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  Wendy McElroy

Moses Harman: The Paradigm of A Male Feminist
February 20, 2001
by Wendy McElroy, mac@ifeminists.com

Moses Harman (1830-1910) is the sort of social visionary whom historians often overlook, even though his influence during his own lifetime was immense. (He also tends to be overlooked by feminist historians, perhaps because he is male.)

Neither a New England intellectual nor a West coast radical, Harman lived most of his life in the Midwest, sharing many of the values that are associated with that region: he was a soft-spoken, hard-working, and devoted family man with an unswerving sense of right and wrong. He was also one of the most stubborn and persistent 19th century Americans involved in the fight to advance the rights of women. Most of his writing remains buried in the pages of the now obscure periodical he edited for twenty-four years: Lucifer, the Light Bearer. His main impact derives from his decades-long fight for freedom of speech, especially concerning birth control and the open discussion of other sexual issues. His persistence resulted in a series of imprisonments and culminated in his imprisonment in Joliet, Illinois, breaking rocks at hard labor, at the age of seventy-five.

The British playwright George Bernard Shaw referred to Harman's last imprisonment in a letter to the New York Times of September 26, 1905, in which he explained why he would not be visiting the United States. Shaw declared, "The reason I do not go to America is that I am afraid of being...imprisoned like Mr. Moses Harman.... If the brigands can, without any remonstrance from public opinion, seize a man of Mr. Harman's advanced age, and imprison him for a year under conditions which amount to an indirect attempt to kill him, simply because he shares the opinion expressed in my Man and Superman that 'marriage is the most licentious of human institutions,' what chance should I have of escaping?"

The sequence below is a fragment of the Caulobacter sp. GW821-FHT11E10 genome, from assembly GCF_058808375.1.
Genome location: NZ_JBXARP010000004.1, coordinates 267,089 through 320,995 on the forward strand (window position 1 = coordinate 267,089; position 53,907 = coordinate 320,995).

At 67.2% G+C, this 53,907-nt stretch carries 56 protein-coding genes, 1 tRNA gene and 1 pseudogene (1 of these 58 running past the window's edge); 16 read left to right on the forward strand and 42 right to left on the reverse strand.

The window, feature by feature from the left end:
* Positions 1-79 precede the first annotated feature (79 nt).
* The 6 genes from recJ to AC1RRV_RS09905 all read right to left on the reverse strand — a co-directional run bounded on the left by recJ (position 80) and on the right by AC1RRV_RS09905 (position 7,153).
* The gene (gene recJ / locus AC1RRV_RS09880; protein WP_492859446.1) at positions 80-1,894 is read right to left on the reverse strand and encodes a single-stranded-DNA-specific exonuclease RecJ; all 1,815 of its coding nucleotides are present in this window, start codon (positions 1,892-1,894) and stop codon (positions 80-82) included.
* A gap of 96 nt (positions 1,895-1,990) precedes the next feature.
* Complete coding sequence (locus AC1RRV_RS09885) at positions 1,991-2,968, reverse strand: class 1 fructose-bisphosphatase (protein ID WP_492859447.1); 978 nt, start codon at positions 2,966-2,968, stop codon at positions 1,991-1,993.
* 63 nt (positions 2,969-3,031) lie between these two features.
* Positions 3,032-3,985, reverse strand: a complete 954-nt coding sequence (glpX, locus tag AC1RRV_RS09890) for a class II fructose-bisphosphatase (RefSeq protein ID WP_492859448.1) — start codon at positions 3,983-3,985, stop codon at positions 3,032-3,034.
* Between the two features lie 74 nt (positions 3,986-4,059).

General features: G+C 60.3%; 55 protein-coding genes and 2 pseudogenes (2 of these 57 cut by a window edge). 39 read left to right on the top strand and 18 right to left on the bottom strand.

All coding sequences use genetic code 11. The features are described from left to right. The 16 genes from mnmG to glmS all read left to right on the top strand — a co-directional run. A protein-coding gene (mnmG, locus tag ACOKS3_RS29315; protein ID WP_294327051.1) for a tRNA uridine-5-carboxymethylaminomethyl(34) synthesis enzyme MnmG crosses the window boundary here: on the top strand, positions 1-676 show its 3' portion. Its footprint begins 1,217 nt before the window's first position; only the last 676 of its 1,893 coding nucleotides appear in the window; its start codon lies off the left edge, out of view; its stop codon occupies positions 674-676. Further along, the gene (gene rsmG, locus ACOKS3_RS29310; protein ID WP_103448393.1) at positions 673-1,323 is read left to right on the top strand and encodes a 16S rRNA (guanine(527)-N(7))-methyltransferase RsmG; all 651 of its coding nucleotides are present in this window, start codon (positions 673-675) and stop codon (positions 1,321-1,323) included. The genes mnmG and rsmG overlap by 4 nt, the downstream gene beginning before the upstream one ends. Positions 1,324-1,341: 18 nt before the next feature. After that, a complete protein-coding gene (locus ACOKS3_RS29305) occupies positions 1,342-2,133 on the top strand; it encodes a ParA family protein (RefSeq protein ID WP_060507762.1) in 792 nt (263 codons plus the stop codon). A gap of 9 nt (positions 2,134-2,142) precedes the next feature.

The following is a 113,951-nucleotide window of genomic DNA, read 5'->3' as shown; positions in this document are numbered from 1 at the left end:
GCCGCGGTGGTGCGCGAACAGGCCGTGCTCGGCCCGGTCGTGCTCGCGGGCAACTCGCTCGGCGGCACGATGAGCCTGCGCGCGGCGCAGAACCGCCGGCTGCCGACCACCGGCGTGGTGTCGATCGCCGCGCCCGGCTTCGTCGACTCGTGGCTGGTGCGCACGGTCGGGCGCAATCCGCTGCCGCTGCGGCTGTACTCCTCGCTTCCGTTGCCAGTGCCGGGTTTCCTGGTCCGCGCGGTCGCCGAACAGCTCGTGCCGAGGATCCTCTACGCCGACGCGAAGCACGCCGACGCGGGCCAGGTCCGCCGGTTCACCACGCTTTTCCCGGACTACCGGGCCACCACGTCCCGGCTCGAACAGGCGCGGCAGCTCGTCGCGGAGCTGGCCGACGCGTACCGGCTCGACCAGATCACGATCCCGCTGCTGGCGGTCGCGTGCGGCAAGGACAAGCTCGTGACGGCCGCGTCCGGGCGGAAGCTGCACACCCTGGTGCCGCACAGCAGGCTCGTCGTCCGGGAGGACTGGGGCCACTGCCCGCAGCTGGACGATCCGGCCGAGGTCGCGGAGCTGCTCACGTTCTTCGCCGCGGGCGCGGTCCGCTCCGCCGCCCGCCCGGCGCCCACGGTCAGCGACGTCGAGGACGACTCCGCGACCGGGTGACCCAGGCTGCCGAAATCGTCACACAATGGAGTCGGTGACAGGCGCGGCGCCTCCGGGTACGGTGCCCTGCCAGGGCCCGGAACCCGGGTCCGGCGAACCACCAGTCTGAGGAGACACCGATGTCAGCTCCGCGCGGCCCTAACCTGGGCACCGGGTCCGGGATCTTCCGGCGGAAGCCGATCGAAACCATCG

Harman and Shaw had an intellectual bond. They shared the same opinion of 19th century traditional marriage: namely, they believed such marriages were defined by laws and customs that enslaved women, who were stripped thereby of the right to their own wages, custody of their children, and the legal ability to defend themselves against sexual attack by their husbands. As an alternative, they favored 'free love' unions in which there was no state interference into the voluntary sexual contracts of couples.

As a personal matter, Harman believed in monogamy. He conducted his life accordingly and without scandal. But as a point of social theory, he demanded that all voluntary sexual arrangements be legally tolerated and that women be treated as full equal partners. His insistence upon speaking out for 'true' marriage and the rights of women led to his many years of legal persecution under the Comstock Act (1873), which forbade circulating obscene information -- such as birth control advice -- through the mails.

With the streak of hard stubbornness that often arises in the American personality, Harman simply would not be silenced. As he phrased it, "I believe in Freedom -- equal freedom. I want no freedom for myself that all others may not equally enjoy... The Spencerian formula: "each has the right to do as he pleases, so long as he does not invade the equal right of others," tells what freedom means. It is equivalent to saying that liberty, wedded to responsibility for one's acts, is the true and only basis of good character, or of morality." This conviction lay at the heart of his lifelong battle to secure what he called the right of private judgment in moral matters.

Born in western Virginia to a poor family, Moses Harman grew up in Southern Missouri. Although he had only a few months of formal schooling, the young Moses became an avid reader, especially after an accident left him crippled with an enduring lameness. At sixteen he began teaching school and, then, went on to attend Arcadia College, Missouri. Harman soon became galvanized by the ideal of abolitionism -- the pre-Civil War movement that demanded an immediate cessation to slavery on the grounds that every human being had a right to his (or her) own body. When the Civil War erupted, Harman was unable to enlist in the Union army due to his lameness. But he remained such an outspoken abolitionist that the proslavery county of Crawford, Missouri held a vote and determined to 'run him out' because of his unpopular sentiments.